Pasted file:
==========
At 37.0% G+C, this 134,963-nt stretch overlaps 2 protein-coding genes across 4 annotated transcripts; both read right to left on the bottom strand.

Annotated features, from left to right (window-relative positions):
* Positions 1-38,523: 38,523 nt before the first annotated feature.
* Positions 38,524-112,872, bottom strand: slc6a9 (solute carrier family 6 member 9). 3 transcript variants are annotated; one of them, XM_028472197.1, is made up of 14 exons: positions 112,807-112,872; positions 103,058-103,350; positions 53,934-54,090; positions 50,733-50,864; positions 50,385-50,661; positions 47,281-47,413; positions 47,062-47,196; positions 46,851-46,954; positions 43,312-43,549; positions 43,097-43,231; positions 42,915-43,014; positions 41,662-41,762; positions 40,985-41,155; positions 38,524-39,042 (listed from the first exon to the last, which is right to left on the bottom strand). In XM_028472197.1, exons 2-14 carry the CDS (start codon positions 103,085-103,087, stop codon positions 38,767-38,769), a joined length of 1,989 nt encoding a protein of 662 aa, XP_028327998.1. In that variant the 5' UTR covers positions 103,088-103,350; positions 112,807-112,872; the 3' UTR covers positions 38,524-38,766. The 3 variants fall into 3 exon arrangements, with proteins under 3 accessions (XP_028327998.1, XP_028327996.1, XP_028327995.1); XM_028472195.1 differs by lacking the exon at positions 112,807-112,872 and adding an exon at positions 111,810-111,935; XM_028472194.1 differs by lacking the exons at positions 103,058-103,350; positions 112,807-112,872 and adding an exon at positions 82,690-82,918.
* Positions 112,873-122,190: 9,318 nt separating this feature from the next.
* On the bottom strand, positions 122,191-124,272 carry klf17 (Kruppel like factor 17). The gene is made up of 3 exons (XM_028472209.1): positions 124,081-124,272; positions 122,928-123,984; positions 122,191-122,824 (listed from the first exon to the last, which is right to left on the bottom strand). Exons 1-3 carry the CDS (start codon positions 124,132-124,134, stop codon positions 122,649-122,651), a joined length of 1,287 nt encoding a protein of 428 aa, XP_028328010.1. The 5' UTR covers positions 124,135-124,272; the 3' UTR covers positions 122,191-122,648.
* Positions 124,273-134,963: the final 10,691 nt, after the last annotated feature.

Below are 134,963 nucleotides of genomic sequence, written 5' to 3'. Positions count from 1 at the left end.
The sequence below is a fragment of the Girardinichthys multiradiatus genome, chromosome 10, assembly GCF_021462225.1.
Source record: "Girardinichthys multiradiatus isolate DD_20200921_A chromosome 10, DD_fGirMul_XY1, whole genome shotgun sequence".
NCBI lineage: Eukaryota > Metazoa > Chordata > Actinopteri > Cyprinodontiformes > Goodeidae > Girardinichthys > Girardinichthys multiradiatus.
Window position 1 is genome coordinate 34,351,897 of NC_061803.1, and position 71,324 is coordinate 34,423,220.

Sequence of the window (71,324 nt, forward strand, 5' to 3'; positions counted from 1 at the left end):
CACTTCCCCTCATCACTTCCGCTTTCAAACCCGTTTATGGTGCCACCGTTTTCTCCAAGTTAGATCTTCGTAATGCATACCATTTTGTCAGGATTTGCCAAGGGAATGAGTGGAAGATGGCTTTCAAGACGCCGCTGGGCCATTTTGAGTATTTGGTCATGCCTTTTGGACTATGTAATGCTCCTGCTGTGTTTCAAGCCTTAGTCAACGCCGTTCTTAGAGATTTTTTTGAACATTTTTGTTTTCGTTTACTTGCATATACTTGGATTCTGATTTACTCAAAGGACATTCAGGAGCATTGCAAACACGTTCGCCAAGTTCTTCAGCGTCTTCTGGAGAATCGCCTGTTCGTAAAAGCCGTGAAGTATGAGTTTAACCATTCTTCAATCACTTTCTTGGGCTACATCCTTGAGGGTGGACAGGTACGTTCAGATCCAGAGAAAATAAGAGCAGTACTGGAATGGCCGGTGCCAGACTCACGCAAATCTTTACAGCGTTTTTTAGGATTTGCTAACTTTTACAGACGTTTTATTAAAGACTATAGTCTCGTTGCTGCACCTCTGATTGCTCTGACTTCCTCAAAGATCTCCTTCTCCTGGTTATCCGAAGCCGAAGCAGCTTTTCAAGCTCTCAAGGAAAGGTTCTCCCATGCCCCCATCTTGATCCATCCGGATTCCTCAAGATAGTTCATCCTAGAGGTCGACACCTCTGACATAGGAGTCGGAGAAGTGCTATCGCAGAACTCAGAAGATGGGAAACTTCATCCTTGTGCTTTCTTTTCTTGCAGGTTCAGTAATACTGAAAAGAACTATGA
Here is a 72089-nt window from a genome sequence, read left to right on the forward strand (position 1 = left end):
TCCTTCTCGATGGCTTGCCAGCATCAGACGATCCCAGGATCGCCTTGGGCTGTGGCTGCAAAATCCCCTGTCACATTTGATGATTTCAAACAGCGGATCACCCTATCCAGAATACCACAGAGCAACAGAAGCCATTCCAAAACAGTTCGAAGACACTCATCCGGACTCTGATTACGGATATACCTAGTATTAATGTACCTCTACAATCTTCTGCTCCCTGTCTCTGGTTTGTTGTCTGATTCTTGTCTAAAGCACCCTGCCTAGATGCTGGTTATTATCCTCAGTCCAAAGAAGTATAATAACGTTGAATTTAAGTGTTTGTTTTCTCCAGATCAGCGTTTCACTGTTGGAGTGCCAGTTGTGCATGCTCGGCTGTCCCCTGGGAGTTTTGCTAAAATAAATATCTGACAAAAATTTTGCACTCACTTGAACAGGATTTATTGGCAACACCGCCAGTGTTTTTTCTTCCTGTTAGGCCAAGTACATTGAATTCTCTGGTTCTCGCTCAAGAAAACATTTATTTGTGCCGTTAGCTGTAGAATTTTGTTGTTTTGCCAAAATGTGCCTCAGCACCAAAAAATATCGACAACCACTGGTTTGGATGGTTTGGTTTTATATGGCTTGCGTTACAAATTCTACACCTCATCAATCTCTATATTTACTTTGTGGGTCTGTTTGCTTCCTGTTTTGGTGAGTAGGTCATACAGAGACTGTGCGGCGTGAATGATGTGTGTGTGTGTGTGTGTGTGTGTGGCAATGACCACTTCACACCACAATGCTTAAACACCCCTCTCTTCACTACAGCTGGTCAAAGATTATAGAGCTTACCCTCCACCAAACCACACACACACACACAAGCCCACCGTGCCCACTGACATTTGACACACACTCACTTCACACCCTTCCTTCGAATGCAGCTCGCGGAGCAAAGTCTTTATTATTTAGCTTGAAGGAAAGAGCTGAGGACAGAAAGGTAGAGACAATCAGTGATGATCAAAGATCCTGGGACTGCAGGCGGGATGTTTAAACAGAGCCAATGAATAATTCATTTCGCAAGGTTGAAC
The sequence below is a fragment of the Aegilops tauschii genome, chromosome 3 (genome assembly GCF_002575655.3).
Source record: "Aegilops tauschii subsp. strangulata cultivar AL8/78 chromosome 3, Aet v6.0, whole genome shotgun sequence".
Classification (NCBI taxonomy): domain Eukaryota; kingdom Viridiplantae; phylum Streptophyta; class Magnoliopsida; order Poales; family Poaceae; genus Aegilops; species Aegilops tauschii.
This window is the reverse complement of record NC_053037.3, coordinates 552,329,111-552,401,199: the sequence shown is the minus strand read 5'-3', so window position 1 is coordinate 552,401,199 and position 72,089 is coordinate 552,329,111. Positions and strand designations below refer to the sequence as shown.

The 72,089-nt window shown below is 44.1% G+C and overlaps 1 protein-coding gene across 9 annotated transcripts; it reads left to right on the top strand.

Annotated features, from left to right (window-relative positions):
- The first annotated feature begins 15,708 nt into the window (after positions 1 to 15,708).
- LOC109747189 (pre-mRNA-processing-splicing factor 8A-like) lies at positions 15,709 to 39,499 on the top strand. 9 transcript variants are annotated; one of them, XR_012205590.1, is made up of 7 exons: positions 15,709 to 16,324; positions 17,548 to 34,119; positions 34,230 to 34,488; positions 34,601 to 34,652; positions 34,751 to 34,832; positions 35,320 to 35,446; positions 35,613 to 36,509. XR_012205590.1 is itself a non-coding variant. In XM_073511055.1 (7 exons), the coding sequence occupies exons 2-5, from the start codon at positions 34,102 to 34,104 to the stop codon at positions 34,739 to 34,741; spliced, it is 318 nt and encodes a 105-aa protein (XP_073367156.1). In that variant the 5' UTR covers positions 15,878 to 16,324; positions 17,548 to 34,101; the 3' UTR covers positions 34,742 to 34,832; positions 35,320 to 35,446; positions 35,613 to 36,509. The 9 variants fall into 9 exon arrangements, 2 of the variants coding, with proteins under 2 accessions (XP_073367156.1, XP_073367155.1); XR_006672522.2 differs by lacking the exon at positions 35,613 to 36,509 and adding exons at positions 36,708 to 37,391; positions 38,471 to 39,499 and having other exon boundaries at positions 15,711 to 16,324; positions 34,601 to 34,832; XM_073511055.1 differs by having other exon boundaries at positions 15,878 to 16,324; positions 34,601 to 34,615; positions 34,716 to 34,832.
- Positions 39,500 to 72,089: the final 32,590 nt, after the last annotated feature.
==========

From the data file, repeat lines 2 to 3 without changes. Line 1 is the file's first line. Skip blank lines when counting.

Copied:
Annotated features, from left to right (window-relative positions):
* Positions 1-38,523: 38,523 nt before the first annotated feature.